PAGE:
Let’s face it, classroom games are a highlight to any school day, not just for the students but for the teacher too! They’re the perfect way to help extend a lesson plan, end the day on an educational note, help aide with memory retention, and can even be a great way to review for an upcoming test! But that’s not all, classroom games also ensure students are staying engaged and focused while also giving them an outlet for socialization.
Classroom games can be simple, inexpensive, and created for nearly any subject being taught. Not sure where to start? Let us help!
Bingo is a great minimal cost classroom game that can be redesigned to specifically reflect what students are learning about--History, phonics, vocabulary, spelling, math, and more! Forget regular-old bingo, slap together a game of math bingo, word association bingo, or even history bingo to help with memorization, lesson reviews, and quick-thinking skills.
Take math bingo, for example: the boards could have math problems on them, and the call numbers are the answers in which the students must solve mentally, in order to know if they have that number on their board.
It’s a weird name, I know, but this game is perfect for honing quick-thinking and motor skills.
For this game, the teacher splits their class into small groups or into two teams, and then they choose a student from each group to start. The nominated student from each group places a dictionary or a textbook, currently being used in the lesson plan, under their arm. The teacher will then announce a word, topic, or subject, and the chosen students will then draw the book from under their arms—like a sword—and race to find said subject or word. The first student to find the word/image is the winner. The game continues with different words/images until every student has had a turn.
Around the World
This game helps promote memory retention, quick-thinking, and friendly competition in the classroom. Students are asked to stand for this game. A chosen student in the first row will stand next to the student closest to them, and compete against that student specifically.
The teacher then shows a flashcard and the student who answers the fastest, with the correct answer, moves onto the next student and competes against them; the student who has lost, takes a seat until the next game. As the student, the idea behind this game is to try and beat each other student in the classroom.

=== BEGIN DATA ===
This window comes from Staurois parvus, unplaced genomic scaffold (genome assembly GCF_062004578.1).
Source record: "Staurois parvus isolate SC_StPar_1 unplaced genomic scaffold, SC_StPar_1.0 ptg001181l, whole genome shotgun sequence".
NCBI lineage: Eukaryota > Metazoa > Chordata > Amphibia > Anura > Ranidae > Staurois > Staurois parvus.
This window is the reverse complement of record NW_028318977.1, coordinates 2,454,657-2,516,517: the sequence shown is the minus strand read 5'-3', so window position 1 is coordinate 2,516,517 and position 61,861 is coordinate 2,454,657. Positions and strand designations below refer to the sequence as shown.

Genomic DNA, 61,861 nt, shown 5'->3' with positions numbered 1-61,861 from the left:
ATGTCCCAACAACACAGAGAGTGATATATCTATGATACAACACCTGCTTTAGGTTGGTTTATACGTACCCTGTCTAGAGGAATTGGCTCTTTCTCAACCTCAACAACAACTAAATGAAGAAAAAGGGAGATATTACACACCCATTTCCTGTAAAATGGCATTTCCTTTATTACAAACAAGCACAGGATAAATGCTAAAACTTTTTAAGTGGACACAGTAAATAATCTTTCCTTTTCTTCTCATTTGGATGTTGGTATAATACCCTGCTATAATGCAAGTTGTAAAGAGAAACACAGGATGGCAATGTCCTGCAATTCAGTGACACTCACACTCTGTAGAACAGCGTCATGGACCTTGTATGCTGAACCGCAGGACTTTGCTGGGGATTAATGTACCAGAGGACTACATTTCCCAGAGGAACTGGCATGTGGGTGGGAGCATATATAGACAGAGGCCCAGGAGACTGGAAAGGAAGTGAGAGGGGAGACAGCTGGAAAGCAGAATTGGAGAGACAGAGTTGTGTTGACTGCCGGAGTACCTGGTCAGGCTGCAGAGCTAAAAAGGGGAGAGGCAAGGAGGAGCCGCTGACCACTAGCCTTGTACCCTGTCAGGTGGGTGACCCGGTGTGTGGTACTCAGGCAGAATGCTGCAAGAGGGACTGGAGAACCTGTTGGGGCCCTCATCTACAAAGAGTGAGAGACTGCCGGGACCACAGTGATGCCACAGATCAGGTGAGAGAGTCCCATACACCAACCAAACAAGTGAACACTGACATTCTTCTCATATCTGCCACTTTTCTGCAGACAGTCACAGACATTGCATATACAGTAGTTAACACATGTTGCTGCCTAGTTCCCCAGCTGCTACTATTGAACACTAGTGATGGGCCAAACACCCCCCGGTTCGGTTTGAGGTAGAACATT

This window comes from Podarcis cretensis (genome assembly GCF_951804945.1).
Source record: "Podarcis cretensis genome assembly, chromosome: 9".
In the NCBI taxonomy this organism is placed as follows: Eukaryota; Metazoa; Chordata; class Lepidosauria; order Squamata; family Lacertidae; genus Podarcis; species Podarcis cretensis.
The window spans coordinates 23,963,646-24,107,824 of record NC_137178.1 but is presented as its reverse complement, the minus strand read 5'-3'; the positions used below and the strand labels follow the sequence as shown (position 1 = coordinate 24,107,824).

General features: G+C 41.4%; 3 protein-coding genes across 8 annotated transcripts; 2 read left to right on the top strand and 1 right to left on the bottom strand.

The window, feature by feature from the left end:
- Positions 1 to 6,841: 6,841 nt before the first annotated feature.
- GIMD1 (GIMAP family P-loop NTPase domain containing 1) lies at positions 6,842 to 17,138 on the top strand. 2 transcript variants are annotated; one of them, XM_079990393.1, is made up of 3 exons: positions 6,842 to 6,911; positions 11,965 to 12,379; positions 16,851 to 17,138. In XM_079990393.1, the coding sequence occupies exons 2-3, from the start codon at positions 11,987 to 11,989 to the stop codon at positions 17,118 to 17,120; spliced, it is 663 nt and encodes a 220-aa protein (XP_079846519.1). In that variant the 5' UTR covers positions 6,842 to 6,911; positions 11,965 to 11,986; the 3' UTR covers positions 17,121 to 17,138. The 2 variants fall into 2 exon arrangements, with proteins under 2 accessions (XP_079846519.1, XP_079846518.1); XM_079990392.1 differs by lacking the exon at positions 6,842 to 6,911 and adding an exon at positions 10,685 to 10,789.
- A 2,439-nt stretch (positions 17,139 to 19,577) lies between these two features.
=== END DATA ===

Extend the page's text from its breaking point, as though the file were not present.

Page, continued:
Bonus game play: if there is a student that can make it all around the room they get to face off against [dun dun dun] the teacher!
Get Outta Here!
Nothing ends the day better than a little play. The teacher will stand in the doorway with lesson focused flashcards of questions, the student will then line up and the teacher will ask each student questions. In order for the student to be permitted to leave, they must answer 1-3 questions correctly—depending on the teacher’s preference. If the student does not answer the question correctly, they are sent to the back of the line to try again.
Bonus game play: For those who answer correctly, they get to leave a little bit earlier. Talk about bragging rights!
Who doesn’t like a game of trivia?
For this game, the classroom will be split into two groups of students. The teacher will then draw a circle on the whiteboard or chalkboard, section it off, and write a different category, subject or word in each section. A spinner is then placed in the middle.
Questions are determined by the section of the circle the spinner lands on, if the spinning team answers correctly that team gains a point; but if the spinning team answers incorrectly then the other team gets a chance to steal!
In the end, the winning team gets a prize! Maybe it’s just bragging rights, maybe it's a single bonus point on their next test, or maybe a little treat. Either way, this game encourages friendly competition, teaches students good sportsmanship, and helps aide in lesson plans.
Pass the Chicken!
You don’t have to play this with a chicken, you can play this game with any object that can easily and safely be passed from one student to another.
For this game, all students sit in a circle and the teacher will choose one student to be the “chicken holder”. The person chosen to hold the chicken is given a task by the teacher—something like “name all the provinces in Canada”, “list five numbers divisible by 3”—and then says “Pass the chicken!” As soon as the teacher says “Pass the chicken,” the student holding the chicken passes it to the right.
Students quickly pass the chicken around the circle while the Chicken Holder completes the given task. If the chicken (or whichever chosen object) returns to the Chicken Holder before s/he can complete the task, then s/he is still the Chicken Holder and must try again. If the Chick Holder succeeds, then the student who is currently holding the chicken is the new “chicken holder”.
Read My List
What do onions, gold, and boxing have in common? They all involve rings!
For this game, students can either play in groups or individually. To start off, students are to listen to a list of words the teacher reads out to them, they must then remember what they’ve heard, and think quick! Students will then win points for naming things missing from the list or for identifying the lists category.
Bonus game play: Students or groups with the most amount of points face off in the Lightning Round! Last student or student group standing is the winner!
See? Learning is definitely fun. Share your favourite classroom games you play with your student in the comments section below!